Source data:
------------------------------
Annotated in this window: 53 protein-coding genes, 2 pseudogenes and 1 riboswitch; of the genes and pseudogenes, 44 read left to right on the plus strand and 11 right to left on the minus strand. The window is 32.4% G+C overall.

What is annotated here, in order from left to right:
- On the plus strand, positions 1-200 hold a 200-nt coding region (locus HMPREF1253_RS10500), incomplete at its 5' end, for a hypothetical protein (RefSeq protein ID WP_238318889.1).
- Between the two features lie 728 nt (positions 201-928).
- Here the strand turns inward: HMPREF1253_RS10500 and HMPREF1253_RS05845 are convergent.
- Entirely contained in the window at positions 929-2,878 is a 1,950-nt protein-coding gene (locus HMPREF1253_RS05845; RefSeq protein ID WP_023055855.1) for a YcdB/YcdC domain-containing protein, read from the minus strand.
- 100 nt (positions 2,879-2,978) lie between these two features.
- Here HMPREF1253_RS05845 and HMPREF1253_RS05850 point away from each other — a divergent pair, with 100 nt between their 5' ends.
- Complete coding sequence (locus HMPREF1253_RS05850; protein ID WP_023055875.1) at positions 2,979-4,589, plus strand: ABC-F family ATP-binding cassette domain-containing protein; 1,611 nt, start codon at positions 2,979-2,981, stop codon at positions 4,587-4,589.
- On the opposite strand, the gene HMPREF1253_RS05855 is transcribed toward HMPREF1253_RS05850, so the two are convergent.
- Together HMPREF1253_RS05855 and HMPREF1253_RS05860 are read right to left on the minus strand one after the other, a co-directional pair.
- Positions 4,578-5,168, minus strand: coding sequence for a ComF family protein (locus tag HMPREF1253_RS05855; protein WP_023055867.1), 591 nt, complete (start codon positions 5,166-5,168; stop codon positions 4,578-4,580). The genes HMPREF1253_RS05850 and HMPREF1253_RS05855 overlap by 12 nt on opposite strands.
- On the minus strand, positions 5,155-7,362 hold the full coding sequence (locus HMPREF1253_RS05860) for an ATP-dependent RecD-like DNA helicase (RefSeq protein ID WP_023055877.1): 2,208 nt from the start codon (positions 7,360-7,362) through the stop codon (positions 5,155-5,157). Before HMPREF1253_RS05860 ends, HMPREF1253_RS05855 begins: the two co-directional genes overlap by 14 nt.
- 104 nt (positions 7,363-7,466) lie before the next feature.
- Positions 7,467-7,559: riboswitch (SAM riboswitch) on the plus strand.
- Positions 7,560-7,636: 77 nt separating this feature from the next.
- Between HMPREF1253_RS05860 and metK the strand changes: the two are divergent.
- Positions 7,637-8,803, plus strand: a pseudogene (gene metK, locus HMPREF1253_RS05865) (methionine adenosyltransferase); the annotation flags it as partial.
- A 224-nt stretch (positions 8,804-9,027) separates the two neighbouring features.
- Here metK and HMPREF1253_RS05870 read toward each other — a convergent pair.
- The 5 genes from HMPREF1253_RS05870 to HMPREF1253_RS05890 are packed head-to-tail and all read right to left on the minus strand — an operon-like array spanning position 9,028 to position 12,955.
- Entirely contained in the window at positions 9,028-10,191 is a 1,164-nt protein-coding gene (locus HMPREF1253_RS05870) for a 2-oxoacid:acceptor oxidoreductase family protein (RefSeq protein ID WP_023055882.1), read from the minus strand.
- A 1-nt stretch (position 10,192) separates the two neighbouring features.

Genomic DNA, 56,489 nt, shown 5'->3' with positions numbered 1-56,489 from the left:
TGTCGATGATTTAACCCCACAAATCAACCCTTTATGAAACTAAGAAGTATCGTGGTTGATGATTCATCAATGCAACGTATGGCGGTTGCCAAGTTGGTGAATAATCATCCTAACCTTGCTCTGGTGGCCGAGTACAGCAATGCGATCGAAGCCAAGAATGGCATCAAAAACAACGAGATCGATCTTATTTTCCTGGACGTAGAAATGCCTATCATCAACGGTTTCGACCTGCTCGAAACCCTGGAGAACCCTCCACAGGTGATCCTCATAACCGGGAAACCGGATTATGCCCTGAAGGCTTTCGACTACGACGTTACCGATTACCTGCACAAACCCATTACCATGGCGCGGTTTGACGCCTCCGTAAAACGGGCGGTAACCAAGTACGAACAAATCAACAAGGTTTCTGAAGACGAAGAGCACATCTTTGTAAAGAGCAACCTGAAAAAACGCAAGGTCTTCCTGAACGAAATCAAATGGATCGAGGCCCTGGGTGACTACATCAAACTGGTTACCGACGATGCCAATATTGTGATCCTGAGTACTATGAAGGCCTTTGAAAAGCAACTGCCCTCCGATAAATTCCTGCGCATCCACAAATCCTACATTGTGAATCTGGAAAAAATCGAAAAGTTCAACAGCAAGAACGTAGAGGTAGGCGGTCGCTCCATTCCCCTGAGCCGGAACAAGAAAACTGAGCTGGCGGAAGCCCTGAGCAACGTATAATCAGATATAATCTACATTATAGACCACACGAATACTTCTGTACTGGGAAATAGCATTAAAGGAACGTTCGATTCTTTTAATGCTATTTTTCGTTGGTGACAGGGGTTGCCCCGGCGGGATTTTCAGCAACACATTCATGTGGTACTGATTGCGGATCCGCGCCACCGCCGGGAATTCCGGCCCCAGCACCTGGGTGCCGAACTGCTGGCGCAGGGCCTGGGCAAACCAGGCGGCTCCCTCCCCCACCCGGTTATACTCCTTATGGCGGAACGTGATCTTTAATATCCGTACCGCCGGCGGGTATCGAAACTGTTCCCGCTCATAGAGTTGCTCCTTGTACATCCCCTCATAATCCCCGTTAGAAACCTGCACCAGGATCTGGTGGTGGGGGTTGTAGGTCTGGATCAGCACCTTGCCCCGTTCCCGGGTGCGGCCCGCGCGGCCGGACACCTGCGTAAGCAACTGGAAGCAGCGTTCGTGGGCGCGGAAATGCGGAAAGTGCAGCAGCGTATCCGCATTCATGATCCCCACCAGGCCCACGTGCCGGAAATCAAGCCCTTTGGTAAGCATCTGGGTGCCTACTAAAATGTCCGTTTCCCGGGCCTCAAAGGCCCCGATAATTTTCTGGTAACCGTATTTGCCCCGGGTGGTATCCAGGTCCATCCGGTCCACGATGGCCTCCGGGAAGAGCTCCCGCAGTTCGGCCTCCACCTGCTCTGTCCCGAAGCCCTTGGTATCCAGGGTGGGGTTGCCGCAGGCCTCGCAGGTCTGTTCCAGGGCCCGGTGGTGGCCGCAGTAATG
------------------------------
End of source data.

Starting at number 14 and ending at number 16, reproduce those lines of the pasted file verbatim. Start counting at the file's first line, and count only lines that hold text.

- 104 nt (positions 7,363-7,466) lie before the next feature.
- Positions 7,467-7,559: riboswitch (SAM riboswitch) on the plus strand.
- Positions 7,560-7,636: 77 nt separating this feature from the next.